Despite the ubiquitous nature and renewed scholarly interest in narratives and stories, there is little agreement about what constitutes either. Among researchers who engage in narrative inquiry, there are also definitional and methodological differences. Accordingly, researchers from different disciplinary perspectives have constructed multiple approaches to the analysis and interpretation of narratives.

Through both our nursing and feminist connections, we discovered an affinity for narrative and began to explore the possibilities of narrative within our research interests in the areas of women’s health, work, and transitions (Messias, 2001; 2002; Messias & DeJoseph, 2002a; 2002b). In the process, we drew on our previous experiences with other methods of qualitative analysis (Lincoln & Guba, 1985; Strauss & Corbin, 1998) and on the work of other narrative analysts (Bell, 1988; Labov, 1972; Riessman, 1993; Stevens, 1995). At the same time, we struggled to find methodological approaches that fit our philosophical and disciplinary perspectives. Although we were clear about our nursing and feminist bearings, we constantly challenged ourselves to incorporate these multiple perspectives and standpoints into the research processes. The approach we developed is characterized by the co-creation, re-presentation, and interpretation of women’s stories and informed by the multiple perspectives of nursing, feminism, and qualitative/naturalistic research methods we bring to our research. We consider this approach a form of feminist narrative interpretations.

The purpose of this paper is to discuss our responses to the various methodological and epistemological challenges, tensions, and opportunities we have encountered as we explored and developed our approach to feminist narrative interpretations. We begin with a brief discussion of the connections and challenges to narrative research posed by both nursing and feminist perspectives, then proceed with a more detailed description of how we addressed these challenges.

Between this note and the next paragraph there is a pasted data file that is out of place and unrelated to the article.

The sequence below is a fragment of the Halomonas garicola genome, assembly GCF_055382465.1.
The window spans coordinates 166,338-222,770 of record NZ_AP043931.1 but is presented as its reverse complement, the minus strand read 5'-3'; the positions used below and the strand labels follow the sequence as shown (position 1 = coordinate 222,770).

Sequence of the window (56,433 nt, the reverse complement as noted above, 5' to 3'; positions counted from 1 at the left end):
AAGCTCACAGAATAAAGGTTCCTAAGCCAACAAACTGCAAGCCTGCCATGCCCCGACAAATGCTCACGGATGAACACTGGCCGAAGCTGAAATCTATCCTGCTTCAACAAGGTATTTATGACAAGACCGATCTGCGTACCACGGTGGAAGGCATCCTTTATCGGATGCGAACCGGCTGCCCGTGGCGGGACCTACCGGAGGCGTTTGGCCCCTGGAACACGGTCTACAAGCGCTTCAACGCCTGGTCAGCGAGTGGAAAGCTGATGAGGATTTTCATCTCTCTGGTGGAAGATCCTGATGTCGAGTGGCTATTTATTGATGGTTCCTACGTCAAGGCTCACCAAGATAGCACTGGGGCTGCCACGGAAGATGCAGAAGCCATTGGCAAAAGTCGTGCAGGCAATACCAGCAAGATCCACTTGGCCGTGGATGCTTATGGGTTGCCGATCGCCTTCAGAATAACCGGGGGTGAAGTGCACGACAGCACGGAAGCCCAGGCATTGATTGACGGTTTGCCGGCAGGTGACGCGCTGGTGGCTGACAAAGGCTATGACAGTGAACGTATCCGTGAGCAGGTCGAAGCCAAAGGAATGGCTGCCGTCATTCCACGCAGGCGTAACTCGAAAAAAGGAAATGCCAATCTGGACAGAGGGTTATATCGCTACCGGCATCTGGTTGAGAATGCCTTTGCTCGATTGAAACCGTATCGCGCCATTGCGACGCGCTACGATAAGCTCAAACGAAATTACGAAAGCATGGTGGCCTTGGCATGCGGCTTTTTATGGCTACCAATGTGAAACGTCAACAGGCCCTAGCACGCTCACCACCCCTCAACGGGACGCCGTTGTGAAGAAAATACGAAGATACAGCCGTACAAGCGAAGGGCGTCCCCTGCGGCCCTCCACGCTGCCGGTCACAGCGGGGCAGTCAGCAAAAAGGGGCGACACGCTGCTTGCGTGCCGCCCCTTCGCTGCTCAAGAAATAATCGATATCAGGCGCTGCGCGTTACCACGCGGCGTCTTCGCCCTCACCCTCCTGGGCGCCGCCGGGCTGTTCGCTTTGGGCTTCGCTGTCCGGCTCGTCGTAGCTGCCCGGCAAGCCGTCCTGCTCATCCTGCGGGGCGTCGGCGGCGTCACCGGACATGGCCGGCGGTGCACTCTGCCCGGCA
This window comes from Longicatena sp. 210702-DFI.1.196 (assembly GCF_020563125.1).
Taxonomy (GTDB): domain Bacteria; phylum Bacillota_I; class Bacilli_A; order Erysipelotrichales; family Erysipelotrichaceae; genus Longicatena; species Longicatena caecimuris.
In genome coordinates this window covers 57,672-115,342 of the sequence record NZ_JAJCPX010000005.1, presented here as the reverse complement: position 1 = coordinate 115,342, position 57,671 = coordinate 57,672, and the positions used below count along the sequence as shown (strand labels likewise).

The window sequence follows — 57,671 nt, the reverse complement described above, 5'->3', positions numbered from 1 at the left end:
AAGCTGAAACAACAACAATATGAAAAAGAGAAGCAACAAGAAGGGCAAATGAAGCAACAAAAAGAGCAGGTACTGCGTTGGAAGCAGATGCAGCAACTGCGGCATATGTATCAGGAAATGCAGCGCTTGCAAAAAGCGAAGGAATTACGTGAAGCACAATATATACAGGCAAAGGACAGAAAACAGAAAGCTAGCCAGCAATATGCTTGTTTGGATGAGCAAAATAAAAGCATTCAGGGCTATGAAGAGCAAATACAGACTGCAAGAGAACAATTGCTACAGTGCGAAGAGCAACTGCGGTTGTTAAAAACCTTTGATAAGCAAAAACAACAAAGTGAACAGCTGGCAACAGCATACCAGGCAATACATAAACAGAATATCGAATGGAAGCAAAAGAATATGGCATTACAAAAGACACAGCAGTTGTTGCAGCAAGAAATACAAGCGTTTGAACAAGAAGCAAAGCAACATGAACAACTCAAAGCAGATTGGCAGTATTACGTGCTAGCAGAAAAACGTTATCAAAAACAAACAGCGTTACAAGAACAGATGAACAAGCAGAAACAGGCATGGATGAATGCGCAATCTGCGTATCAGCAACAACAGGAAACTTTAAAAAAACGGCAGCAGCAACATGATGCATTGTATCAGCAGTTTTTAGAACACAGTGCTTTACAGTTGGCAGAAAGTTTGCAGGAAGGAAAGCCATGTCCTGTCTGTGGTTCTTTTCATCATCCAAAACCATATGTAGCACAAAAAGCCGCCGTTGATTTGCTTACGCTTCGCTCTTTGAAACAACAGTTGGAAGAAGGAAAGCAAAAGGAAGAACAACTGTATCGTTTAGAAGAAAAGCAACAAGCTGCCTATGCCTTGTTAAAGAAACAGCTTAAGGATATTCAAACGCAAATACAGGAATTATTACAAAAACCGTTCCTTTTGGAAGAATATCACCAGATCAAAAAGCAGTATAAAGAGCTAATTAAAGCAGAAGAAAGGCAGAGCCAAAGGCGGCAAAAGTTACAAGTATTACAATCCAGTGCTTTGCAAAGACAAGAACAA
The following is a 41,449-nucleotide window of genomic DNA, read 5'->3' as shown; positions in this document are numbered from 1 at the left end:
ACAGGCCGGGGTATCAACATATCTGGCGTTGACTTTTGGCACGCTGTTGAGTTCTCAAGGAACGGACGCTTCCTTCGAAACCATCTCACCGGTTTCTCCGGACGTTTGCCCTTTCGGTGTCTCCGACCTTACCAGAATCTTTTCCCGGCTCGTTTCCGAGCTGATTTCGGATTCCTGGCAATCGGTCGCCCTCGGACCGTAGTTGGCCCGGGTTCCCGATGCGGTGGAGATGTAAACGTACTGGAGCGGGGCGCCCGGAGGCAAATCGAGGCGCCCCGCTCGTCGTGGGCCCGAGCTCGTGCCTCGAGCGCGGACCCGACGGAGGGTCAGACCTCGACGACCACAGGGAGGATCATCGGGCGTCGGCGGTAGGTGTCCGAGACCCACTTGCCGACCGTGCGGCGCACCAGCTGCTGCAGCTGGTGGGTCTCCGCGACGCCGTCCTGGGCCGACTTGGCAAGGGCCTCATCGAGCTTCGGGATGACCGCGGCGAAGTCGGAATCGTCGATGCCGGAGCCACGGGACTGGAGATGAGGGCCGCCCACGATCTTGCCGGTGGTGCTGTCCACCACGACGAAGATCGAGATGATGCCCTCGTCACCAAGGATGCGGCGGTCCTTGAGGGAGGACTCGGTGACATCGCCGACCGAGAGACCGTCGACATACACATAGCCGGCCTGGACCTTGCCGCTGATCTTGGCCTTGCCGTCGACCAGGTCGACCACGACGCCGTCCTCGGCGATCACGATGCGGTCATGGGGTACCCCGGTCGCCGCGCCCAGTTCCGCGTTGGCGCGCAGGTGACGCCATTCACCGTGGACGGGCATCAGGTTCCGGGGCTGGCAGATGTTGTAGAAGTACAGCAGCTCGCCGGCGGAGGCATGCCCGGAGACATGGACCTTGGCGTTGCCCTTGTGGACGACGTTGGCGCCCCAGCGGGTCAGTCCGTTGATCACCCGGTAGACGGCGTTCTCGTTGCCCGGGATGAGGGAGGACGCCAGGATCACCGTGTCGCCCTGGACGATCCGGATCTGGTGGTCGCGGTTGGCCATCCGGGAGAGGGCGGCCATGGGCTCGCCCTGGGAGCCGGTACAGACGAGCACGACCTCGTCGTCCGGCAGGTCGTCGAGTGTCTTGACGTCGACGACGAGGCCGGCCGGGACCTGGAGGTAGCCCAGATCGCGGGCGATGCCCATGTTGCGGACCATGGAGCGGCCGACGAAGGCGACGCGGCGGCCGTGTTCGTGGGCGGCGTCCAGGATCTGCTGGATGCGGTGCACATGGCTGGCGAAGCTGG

Narrative: Nursing and Feminist Connections and Challenges

Nursing “is no stranger to narrative; it has always been a part of how we have explored the shared world of our patients” (Vezeau, 1993, p. 213). Patients and clients often use stories to inform nurses about their experiences with health and illness. Storytelling helps patients to find meaning in their experiences, gives them the opportunity to reconstruct their lives, and can promote health and healing (Bartol, 1989; Sandelowski, 1994). By listening to patients tell their stories, nurses gain an insight and understanding of the human experience with illness that is different from the knowledge of illness conveyed through decontextualized abstract labels or disengaged, analytical reasoning (Benner, Tanner, & Chesla, 1996). Nurses not only listen to patients’ stories, they also are storytellers. In communicating with each other about their experiences with patients, their families, and other health care professionals, nurses commonly use stories. They also incorporate storytelling into health education and in helping patients and families explore ways to identify and cope with illnesses. We were attracted to a narrative approach to research because searching for and sharing stories was a natural extension of our clinical nursing practice.